As American as, well, you know.
Dan, go buy yourself a copy of “Fried Chicken: an American Story,” written by my Southern-fried pal John T. Edge who (no degrees of separation!) has a chapter in his book entitled “Skillet Sisters of the Chalfonte Hotel” — paying homage to the skills of my pals Dot Burton and Lucille Thompson. Miss Helen passed on to the great kitchen in the sky after 77 years of service at the Chalfonte, but among the many recipes for fried chicken in John T.’s “Fried Chicken” is this one, a tweaked version of the Chalfonte specialty:
Onion Fried Shore Chicken (serves four)
1 chicken, cut into 8 pieces if less than 3 pounds, 10 pieces if more than 3 pounds
2 tablespoons salt
2 tablespoons lemon pepper (the kind without the salt)
1 cup self-rising flour
Peanut oil
2 medium onions, peeled and sliced into 3/4-inch-thick rings
Salt and black pepper for sprinkling
Season chicken with 1 tablespoon salt and 1 tablespoon lemon pepper. Mix flour, remaining salt and remaining lemon pepper in a heavy paper or plastic bag. Add two pieces of chicken at a time, shake to coat thoroughly and shake again upon removal to loosen excess flour. (Do not discard bag with flour.)
Remove floured chicken to a wax-paper- or parchment-lined pan. Let rest for 10 minutes. Pour oil into a skillet at a depth of 1 1/2-inches. When oil reaches 350-degrees, place half the onion rings in the skillet. After 3 or 4 minutes, when the hiss from the water in the onions quiets, remove the onions and discard. Place remaining onion rings in a bowl of cold water and set aside.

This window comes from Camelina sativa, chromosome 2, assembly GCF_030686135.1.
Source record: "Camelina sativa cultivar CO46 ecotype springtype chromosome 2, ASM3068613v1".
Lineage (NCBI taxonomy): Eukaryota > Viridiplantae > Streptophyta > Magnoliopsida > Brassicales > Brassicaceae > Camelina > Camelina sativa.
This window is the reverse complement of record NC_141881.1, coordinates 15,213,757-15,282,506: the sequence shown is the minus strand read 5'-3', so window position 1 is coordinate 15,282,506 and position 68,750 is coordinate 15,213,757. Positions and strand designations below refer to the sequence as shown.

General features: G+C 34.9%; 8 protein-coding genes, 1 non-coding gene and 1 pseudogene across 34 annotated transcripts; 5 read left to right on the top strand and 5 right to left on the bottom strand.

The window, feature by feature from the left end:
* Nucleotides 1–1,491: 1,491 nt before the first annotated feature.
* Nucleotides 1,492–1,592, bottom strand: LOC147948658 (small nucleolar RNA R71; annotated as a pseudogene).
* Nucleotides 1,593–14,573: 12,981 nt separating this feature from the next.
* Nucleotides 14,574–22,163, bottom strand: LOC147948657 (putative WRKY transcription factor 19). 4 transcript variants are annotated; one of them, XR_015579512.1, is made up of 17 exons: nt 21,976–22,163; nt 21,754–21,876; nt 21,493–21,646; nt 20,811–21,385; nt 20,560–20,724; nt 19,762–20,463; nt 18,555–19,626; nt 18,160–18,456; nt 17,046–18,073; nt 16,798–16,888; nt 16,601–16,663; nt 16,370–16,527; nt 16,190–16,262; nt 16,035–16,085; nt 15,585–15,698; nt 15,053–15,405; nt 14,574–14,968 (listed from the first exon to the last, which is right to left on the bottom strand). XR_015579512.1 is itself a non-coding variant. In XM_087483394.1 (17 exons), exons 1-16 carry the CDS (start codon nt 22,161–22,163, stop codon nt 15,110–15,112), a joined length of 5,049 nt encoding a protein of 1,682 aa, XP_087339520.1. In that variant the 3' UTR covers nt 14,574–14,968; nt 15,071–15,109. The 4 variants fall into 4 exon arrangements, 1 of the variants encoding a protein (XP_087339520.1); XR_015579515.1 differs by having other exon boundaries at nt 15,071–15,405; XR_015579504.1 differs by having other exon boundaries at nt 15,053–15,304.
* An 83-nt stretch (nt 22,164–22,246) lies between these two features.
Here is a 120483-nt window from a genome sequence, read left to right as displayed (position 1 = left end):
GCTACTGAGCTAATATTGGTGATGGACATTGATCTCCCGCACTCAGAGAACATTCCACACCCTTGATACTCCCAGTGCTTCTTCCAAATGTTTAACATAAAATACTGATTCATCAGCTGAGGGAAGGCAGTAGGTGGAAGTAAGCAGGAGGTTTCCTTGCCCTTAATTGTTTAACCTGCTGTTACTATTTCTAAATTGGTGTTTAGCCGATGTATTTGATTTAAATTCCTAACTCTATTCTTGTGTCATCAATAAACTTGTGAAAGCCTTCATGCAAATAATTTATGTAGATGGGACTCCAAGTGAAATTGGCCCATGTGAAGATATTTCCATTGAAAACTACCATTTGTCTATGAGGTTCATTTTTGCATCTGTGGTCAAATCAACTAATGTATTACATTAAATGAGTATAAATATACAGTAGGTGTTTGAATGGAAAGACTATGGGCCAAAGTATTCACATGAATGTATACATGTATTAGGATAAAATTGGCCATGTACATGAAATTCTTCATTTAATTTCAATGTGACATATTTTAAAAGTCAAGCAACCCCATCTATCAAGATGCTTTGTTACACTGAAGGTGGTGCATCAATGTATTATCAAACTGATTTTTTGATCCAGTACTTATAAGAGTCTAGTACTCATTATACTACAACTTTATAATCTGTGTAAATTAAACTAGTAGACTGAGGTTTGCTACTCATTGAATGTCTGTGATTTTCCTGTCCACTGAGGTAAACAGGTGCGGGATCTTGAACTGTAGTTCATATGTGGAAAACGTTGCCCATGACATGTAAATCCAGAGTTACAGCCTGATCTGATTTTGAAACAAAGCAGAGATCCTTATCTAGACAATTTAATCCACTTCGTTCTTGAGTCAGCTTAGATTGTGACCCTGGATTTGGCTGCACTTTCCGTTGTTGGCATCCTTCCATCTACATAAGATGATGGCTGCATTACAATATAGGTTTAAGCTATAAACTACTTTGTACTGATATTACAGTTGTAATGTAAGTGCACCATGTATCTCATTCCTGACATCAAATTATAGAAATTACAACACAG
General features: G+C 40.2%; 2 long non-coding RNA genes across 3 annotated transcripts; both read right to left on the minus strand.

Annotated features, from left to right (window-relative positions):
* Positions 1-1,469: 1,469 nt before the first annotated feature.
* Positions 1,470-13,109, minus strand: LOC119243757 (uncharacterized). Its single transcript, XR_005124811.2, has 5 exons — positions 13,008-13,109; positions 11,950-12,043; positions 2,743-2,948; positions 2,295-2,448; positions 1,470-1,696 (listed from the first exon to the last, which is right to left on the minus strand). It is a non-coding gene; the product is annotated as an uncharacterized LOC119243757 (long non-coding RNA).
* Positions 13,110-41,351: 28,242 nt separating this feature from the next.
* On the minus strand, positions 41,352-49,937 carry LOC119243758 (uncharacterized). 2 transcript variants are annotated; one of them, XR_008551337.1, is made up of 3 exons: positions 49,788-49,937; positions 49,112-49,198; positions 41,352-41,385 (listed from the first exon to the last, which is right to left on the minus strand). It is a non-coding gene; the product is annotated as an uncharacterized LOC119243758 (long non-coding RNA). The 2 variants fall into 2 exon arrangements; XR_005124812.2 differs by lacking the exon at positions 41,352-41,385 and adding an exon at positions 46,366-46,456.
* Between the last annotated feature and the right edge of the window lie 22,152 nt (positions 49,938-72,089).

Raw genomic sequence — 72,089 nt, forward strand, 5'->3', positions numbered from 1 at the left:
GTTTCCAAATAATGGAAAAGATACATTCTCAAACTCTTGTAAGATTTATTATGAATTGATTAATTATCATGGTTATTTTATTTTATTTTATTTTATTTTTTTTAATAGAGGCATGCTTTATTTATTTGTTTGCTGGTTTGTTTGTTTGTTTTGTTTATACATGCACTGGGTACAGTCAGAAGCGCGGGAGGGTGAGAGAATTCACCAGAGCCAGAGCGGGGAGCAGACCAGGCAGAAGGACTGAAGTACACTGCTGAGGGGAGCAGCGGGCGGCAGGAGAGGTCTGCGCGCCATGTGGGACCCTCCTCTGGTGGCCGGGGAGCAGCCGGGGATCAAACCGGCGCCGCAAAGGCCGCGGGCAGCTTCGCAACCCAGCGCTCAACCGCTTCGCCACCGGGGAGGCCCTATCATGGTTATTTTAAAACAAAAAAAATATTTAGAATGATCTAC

Slide dark meat into oil, skin-side down, followed by white meat. Keep oil between 300-degrees and 325-degrees and cook chicken pieces for 12 minutes per side, or until an internal thermometer registers 170-degrees for dark meat, 160-degrees for white. Drain chicken on a wire rack, blotting with paper towels if necessary. Keep oil in skillet. Remove remaining onion rings from water and toss in the flour-filled bag, shaking to coat thoroughly. Fry onion rings in the same oil until brown, sprinkle with salt and pepper and toss atop chicken.